- 2 cans garbanzo beans, drained and rinsed
- 2 tablespoons tahini (sesame paste)
- fresh cilantro
- juice of one lemon
- pita chips
Place all ingredients but pita chips in food processor, pulse until smooth. Serve with pita chips.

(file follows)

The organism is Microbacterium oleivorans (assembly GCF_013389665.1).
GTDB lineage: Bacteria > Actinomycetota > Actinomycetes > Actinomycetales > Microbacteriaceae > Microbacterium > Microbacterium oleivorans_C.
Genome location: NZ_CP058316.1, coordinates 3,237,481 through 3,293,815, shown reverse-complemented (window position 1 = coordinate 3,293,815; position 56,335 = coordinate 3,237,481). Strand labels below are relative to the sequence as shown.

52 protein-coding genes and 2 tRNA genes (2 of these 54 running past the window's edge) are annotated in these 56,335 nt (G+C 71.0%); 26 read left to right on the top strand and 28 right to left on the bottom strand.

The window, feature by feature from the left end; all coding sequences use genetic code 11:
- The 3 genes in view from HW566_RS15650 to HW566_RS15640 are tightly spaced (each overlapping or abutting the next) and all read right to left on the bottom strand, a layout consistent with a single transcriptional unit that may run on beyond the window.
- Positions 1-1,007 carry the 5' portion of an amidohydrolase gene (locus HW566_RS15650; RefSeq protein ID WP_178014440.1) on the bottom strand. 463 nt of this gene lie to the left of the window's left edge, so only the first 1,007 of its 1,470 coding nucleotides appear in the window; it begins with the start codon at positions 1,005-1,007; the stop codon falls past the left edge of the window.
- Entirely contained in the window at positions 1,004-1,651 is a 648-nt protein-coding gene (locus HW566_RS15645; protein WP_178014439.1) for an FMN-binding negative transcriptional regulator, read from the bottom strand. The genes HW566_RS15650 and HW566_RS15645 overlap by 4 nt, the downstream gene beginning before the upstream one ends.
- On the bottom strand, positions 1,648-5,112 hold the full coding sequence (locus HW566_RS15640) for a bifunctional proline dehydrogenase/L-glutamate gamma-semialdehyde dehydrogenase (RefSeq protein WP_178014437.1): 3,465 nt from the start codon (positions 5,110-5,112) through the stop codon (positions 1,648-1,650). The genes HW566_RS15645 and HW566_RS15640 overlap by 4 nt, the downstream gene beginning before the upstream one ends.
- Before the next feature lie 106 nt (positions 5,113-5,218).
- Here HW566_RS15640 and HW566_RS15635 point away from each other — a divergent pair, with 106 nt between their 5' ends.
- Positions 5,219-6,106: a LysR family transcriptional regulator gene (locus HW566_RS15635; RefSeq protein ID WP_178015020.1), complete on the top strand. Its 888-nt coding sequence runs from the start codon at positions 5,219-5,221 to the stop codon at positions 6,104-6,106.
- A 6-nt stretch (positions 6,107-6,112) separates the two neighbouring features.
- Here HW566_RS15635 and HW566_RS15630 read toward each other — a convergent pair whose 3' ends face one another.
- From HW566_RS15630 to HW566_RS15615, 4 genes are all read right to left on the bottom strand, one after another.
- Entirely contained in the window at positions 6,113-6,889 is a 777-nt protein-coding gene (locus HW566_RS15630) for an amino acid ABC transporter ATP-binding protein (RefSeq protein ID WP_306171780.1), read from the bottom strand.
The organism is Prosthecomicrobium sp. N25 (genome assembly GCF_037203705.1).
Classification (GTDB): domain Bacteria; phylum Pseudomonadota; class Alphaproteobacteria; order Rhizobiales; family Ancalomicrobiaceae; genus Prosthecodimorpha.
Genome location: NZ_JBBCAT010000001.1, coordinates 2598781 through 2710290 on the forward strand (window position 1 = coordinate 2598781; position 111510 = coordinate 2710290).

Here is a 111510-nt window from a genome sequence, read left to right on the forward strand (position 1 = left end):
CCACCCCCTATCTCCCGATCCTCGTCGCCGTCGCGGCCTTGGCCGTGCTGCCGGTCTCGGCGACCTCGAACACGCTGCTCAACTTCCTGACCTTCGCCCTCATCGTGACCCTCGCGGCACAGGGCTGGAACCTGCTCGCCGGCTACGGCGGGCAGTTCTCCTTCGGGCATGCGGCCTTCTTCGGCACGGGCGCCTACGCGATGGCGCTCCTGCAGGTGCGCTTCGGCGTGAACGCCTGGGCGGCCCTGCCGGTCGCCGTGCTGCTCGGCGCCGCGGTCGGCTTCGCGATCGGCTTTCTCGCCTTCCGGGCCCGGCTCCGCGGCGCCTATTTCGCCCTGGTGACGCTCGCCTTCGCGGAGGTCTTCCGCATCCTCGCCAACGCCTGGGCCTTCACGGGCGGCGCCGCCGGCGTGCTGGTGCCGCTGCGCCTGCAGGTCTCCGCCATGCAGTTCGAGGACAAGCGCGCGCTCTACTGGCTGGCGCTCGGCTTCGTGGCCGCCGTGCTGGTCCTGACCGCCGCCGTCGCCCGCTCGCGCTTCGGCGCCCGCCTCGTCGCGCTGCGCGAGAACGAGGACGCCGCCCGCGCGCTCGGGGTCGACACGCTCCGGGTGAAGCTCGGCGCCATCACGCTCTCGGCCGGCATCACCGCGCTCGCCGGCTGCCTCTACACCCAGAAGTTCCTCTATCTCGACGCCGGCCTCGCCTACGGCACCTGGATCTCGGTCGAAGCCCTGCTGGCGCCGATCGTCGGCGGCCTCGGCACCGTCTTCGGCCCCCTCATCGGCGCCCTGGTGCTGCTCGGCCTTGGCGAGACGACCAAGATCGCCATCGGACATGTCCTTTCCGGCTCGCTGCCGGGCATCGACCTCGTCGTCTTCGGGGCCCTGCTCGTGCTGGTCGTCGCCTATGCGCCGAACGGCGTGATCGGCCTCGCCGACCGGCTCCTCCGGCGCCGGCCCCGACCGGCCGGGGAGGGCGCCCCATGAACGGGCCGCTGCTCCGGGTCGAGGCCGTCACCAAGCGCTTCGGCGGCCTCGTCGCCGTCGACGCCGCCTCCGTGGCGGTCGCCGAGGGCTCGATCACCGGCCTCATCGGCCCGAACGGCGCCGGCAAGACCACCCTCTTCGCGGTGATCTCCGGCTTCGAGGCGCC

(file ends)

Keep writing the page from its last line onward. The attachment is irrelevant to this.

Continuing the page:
The dish: There are times when I see some truth in the old saying "the apple doesn't fall far from the tree", and then there are other times I think that my family's tree must be planted at the top of a large hill in an area that's prone to heavy winds. I was thinking this over just recently when my parents joined Kim and I for a weekend away in Wilkes-Barre PA to see The Royal Scam, the best Steely Dan tribute band out there. I invited the rents figuring that my dad would love to go as he went to King's College in Wilkes-Barre and has been a fan of Steely Dan for longer than I've been alive. My mom is not a fan of SD and for that reason alone I felt the hill next to the orchard grow steeper and the winds strengthen. Kim and I decided to make a pit stop in Scranton to look at fireworks (we didn't by any silly, that would be illegal) and have lunch at one of the last surviving Ground Round restaurants remotely within driving distance. The Ground Round holds lots of happy memories for us and we were so taken with nostalgia that I asked our waitress if we could purchase the ramekin our spinach dip came in as a memento. She happily brought us out our little dish wrapped up and ready for travel, a gift from everyone at the Scranton Ground Round. Later that night at the River Street Jazz Cafe (an awesome place to see a show with great music, food and staff), we all agreed that the plate that held our delicious hummus was unique. I must have gotten wrapped up in Steely's melodies after that, because next thing I knew our waitress was bringing out our dish wrapped up and ready to travel back to New York. Turns out my mom asked the same question I had a few hours earlier and the good folks at the jazz cafe were happy to see their plate go to a good home. Playing with my new food processor, hummus seemed like an obvious thing to make and what better way to photograph it then using the dish and the ramekin that suggests my family tree might just live in a flat orchard with only a gentle breeze.